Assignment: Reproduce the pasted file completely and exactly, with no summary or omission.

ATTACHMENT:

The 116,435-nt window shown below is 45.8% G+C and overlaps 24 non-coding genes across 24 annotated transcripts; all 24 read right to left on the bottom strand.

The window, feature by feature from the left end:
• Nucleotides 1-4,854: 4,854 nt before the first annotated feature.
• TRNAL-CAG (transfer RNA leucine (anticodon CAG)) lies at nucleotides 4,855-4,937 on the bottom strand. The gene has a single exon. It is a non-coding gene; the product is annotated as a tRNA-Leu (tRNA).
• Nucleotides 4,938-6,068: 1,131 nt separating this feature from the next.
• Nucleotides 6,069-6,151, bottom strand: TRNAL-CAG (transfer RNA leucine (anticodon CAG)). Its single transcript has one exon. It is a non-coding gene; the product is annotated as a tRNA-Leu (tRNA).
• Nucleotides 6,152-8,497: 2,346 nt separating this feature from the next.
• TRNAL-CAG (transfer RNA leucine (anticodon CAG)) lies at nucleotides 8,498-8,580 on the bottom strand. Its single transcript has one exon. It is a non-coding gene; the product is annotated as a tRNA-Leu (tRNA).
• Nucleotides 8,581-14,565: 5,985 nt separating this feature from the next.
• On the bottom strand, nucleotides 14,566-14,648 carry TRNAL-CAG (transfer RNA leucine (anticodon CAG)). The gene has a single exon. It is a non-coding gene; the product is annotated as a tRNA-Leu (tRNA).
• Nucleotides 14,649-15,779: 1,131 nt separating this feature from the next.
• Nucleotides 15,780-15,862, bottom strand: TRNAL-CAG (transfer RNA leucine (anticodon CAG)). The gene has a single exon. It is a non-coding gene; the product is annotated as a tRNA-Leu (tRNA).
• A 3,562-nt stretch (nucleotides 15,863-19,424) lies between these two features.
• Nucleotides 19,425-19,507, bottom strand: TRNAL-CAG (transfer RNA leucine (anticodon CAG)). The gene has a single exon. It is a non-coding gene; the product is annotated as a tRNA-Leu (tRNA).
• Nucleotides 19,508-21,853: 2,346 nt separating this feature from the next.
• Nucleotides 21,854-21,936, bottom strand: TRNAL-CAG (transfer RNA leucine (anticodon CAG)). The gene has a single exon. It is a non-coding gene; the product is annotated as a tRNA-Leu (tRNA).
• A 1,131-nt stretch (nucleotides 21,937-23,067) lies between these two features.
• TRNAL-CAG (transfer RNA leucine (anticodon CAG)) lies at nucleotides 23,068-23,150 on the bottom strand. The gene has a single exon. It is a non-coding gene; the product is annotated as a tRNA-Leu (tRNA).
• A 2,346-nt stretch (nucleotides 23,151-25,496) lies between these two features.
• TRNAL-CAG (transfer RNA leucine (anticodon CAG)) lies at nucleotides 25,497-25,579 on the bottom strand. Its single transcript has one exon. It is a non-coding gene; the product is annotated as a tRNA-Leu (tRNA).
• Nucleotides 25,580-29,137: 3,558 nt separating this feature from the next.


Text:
The 116,435-nt window shown below is 45.8% G+C and overlaps 24 non-coding genes across 24 annotated transcripts; all 24 read right to left on the bottom strand.

The window, feature by feature from the left end:
• Nucleotides 1-4,854: 4,854 nt before the first annotated feature.
• TRNAL-CAG (transfer RNA leucine (anticodon CAG)) lies at nucleotides 4,855-4,937 on the bottom strand. The gene has a single exon. It is a non-coding gene; the product is annotated as a tRNA-Leu (tRNA).
• Nucleotides 4,938-6,068: 1,131 nt separating this feature from the next.
• Nucleotides 6,069-6,151, bottom strand: TRNAL-CAG (transfer RNA leucine (anticodon CAG)). Its single transcript has one exon. It is a non-coding gene; the product is annotated as a tRNA-Leu (tRNA).
• Nucleotides 6,152-8,497: 2,346 nt separating this feature from the next.
• TRNAL-CAG (transfer RNA leucine (anticodon CAG)) lies at nucleotides 8,498-8,580 on the bottom strand. Its single transcript has one exon. It is a non-coding gene; the product is annotated as a tRNA-Leu (tRNA).
• Nucleotides 8,581-14,565: 5,985 nt separating this feature from the next.
• On the bottom strand, nucleotides 14,566-14,648 carry TRNAL-CAG (transfer RNA leucine (anticodon CAG)). The gene has a single exon. It is a non-coding gene; the product is annotated as a tRNA-Leu (tRNA).
• Nucleotides 14,649-15,779: 1,131 nt separating this feature from the next.
• Nucleotides 15,780-15,862, bottom strand: TRNAL-CAG (transfer RNA leucine (anticodon CAG)). The gene has a single exon. It is a non-coding gene; the product is annotated as a tRNA-Leu (tRNA).
• A 3,562-nt stretch (nucleotides 15,863-19,424) lies between these two features.
• Nucleotides 19,425-19,507, bottom strand: TRNAL-CAG (transfer RNA leucine (anticodon CAG)). The gene has a single exon. It is a non-coding gene; the product is annotated as a tRNA-Leu (tRNA).
• Nucleotides 19,508-21,853: 2,346 nt separating this feature from the next.
• Nucleotides 21,854-21,936, bottom strand: TRNAL-CAG (transfer RNA leucine (anticodon CAG)). The gene has a single exon. It is a non-coding gene; the product is annotated as a tRNA-Leu (tRNA).
• A 1,131-nt stretch (nucleotides 21,937-23,067) lies between these two features.
• TRNAL-CAG (transfer RNA leucine (anticodon CAG)) lies at nucleotides 23,068-23,150 on the bottom strand. The gene has a single exon. It is a non-coding gene; the product is annotated as a tRNA-Leu (tRNA).
• A 2,346-nt stretch (nucleotides 23,151-25,496) lies between these two features.
• TRNAL-CAG (transfer RNA leucine (anticodon CAG)) lies at nucleotides 25,497-25,579 on the bottom strand. Its single transcript has one exon. It is a non-coding gene; the product is annotated as a tRNA-Leu (tRNA).
• Nucleotides 25,580-29,137: 3,558 nt separating this feature from the next.